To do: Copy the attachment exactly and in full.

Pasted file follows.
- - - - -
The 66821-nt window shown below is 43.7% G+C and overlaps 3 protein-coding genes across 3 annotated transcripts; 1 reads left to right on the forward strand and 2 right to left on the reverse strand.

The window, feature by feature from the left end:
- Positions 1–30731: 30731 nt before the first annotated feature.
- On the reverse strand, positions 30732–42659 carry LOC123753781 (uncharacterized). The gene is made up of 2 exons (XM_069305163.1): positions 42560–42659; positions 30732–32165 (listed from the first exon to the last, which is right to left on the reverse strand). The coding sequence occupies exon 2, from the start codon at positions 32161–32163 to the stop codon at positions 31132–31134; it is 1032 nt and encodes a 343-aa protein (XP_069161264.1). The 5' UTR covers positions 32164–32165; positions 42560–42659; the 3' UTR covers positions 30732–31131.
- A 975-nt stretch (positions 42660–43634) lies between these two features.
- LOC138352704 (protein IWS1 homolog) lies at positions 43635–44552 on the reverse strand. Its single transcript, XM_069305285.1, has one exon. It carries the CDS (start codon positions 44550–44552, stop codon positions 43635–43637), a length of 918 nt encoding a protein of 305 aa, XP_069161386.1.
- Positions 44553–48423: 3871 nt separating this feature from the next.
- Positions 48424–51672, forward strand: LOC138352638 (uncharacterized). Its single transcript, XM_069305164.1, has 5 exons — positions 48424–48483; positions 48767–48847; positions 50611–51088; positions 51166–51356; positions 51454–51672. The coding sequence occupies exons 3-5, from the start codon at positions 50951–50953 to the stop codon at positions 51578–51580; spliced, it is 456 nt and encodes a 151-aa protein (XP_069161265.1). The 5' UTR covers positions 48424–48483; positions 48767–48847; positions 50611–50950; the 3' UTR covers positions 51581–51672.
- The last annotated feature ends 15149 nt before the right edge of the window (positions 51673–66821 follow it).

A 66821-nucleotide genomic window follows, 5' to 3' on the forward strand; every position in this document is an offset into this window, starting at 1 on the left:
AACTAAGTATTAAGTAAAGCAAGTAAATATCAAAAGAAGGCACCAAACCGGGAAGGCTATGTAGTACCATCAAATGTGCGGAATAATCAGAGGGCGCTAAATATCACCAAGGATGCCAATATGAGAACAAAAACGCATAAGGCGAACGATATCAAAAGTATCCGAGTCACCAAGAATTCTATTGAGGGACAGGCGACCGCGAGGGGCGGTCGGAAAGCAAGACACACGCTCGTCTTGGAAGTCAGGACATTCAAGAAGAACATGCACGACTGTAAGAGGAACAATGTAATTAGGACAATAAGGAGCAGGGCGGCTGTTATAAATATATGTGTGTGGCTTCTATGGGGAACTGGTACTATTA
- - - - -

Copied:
The 66821-nt window shown below is 43.7% G+C and overlaps 3 protein-coding genes across 3 annotated transcripts; 1 reads left to right on the forward strand and 2 right to left on the reverse strand.

The window, feature by feature from the left end:
- Positions 1–30731: 30731 nt before the first annotated feature.
- On the reverse strand, positions 30732–42659 carry LOC123753781 (uncharacterized). The gene is made up of 2 exons (XM_069305163.1): positions 42560–42659; positions 30732–32165 (listed from the first exon to the last, which is right to left on the reverse strand). The coding sequence occupies exon 2, from the start codon at positions 32161–32163 to the stop codon at positions 31132–31134; it is 1032 nt and encodes a 343-aa protein (XP_069161264.1). The 5' UTR covers positions 32164–32165; positions 42560–42659; the 3' UTR covers positions 30732–31131.
- A 975-nt stretch (positions 42660–43634) lies between these two features.
- LOC138352704 (protein IWS1 homolog) lies at positions 43635–44552 on the reverse strand. Its single transcript, XM_069305285.1, has one exon. It carries the CDS (start codon positions 44550–44552, stop codon positions 43635–43637), a length of 918 nt encoding a protein of 305 aa, XP_069161386.1.
- Positions 44553–48423: 3871 nt separating this feature from the next.
- Positions 48424–51672, forward strand: LOC138352638 (uncharacterized). Its single transcript, XM_069305164.1, has 5 exons — positions 48424–48483; positions 48767–48847; positions 50611–51088; positions 51166–51356; positions 51454–51672. The coding sequence occupies exons 3-5, from the start codon at positions 50951–50953 to the stop codon at positions 51578–51580; spliced, it is 456 nt and encodes a 151-aa protein (XP_069161265.1). The 5' UTR covers positions 48424–48483; positions 48767–48847; positions 50611–50950; the 3' UTR covers positions 51581–51672.
- The last annotated feature ends 15149 nt before the right edge of the window (positions 51673–66821 follow it).

A 66821-nucleotide genomic window follows, 5' to 3' on the forward strand; every position in this document is an offset into this window, starting at 1 on the left:
AACTAAGTATTAAGTAAAGCAAGTAAATATCAAAAGAAGGCACCAAACCGGGAAGGCTATGTAGTACCATCAAATGTGCGGAATAATCAGAGGGCGCTAAATATCACCAAGGATGCCAATATGAGAACAAAAACGCATAAGGCGAACGATATCAAAAGTATCCGAGTCACCAAGAATTCTATTGAGGGACAGGCGACCGCGAGGGGCGGTCGGAAAGCAAGACACACGCTCGTCTTGGAAGTCAGGACATTCAAGAAGAACATGCACGACTGTAAGAGGAACAATGTAATTAGGACAATAAGGAGCAGGGCGGCTGTTATAAATATATGTGTGTGGCTTCTATGGGGAACTGGTACTATTA